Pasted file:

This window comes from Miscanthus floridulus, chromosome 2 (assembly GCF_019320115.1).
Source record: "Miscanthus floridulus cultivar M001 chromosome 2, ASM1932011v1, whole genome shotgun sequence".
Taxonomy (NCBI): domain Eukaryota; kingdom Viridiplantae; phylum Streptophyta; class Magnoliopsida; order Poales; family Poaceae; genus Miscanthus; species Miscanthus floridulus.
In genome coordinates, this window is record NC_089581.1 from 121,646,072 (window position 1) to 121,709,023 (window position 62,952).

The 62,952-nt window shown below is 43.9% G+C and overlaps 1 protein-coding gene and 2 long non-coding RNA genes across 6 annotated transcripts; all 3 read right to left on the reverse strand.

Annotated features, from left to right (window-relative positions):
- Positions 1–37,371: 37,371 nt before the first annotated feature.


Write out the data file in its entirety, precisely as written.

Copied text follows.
This window comes from Miscanthus floridulus, chromosome 2 (assembly GCF_019320115.1).
Source record: "Miscanthus floridulus cultivar M001 chromosome 2, ASM1932011v1, whole genome shotgun sequence".
Taxonomy (NCBI): domain Eukaryota; kingdom Viridiplantae; phylum Streptophyta; class Magnoliopsida; order Poales; family Poaceae; genus Miscanthus; species Miscanthus floridulus.
In genome coordinates, this window is record NC_089581.1 from 121,646,072 (window position 1) to 121,709,023 (window position 62,952).

The 62,952-nt window shown below is 43.9% G+C and overlaps 1 protein-coding gene and 2 long non-coding RNA genes across 6 annotated transcripts; all 3 read right to left on the reverse strand.

Annotated features, from left to right (window-relative positions):
- Positions 1–37,371: 37,371 nt before the first annotated feature.